National Caribbean American Heritage Month – What is The True Count??


By Juliette Adams

In June, the United States celebrates National Caribbean American Heritage Month (NCAHM). It is a celebration that honors and fosters the US-Caribbean relationship. The two regions have a shared history that can be traced back to the 1700s when George Washington had a slave exchange resulting in a familial relationship between African-Americans and Caribbean people. Currently the Migration Policy Institute (MPI) states there are 4 million individuals with Caribbean heritage living in the US. Many believe this is inaccurate based on other data sources that produce specific migration numbers for individual Caribbean countries. Thus to enjoy the full benefits and recognition of their contributions the undercount of the Caribbean-American population must be corrected. The true count may be 4 times greater than that documented by MPI.

How does Caribbean American culture facilitate significant contributions in the US society? Scholars present it as a "shared constitutive experience which transcends divisive linguistic, cultural and national borders". Alejo Carpentier, a Cuban novelist and musicologist gave one of the best descriptions of the uniqueness of the culture. He noted it was the first place where the three races (Europeans, Africans and Indigenous peoples) came together as one. Additionally, some very well-known and influential first and second generation Caribbean-Americans have made an indelible mark on the sociopolitical and economic fabric of the US. In politics there is Alexander Hamilton, a first generation Caribbean American who was a Founding Father and 1st Secretary of Treasury, Shirley Chisholm, a second generation Caribbean American who became the first black Congresswoman and Mia Love, a second generation Caribbean American who is the first black Republican Congresswoman.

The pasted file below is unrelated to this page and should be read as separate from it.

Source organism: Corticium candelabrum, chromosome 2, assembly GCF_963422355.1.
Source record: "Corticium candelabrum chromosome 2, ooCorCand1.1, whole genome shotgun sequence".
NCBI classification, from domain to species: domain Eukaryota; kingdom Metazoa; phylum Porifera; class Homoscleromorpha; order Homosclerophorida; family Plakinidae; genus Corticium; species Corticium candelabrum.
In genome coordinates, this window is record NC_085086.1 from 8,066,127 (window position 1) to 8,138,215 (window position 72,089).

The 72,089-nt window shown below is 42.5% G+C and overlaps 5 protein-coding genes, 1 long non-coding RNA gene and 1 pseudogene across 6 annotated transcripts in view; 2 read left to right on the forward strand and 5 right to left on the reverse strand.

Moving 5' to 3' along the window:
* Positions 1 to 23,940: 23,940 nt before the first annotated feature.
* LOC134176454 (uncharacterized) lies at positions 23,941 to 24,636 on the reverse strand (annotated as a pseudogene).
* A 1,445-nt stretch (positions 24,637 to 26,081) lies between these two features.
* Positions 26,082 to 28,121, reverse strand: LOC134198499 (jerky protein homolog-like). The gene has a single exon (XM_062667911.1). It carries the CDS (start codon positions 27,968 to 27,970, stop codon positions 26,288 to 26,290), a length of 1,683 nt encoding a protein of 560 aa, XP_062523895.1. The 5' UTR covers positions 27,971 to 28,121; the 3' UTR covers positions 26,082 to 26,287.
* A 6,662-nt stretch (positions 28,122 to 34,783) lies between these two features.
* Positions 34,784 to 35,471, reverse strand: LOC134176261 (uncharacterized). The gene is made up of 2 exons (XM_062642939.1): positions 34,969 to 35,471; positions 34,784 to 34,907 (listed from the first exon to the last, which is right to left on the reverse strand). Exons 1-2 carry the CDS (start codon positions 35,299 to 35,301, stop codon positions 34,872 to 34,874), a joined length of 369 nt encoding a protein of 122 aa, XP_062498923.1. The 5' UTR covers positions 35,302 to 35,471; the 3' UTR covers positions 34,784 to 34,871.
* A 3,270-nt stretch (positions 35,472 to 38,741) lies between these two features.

In academia, Ivan Van Sertima (first generation) was an author and professor whose empowered scholarship proved that African presence in America began in the pre-Columbus era as documented in his book "They Came Before Columbus: The African Presence in Ancient America." In the arts, actor and film director Sidney Poitier (second generation) was the first Black American to win an Academy Award while addressing issues of race and race relations. Singer, actor social activist Harry Belafonte (second generation) was a confidante to Martin Luther King Jr. and more recently, Robyn Rihanna Fenty (first generation) is a songwriter, business woman and one of the bestselling music artists.

Several actions have been taken to establish a strong bond between the Caribbean and the US. Former President George Bush declared the Caribbean as the US Third Border. Significant legislations include House Concurrent Resolution (H. Con. Res.) 71 passed in 2006 officially establishing June as Caribbean American Heritage Month and House Resolution (H.R.) 4939 the United States - Caribbean Strategic Engagement Act of 2016 that declares it is U.S. policy to increase engagement between the governments of the Caribbean region, the private sector and civil society in both regions.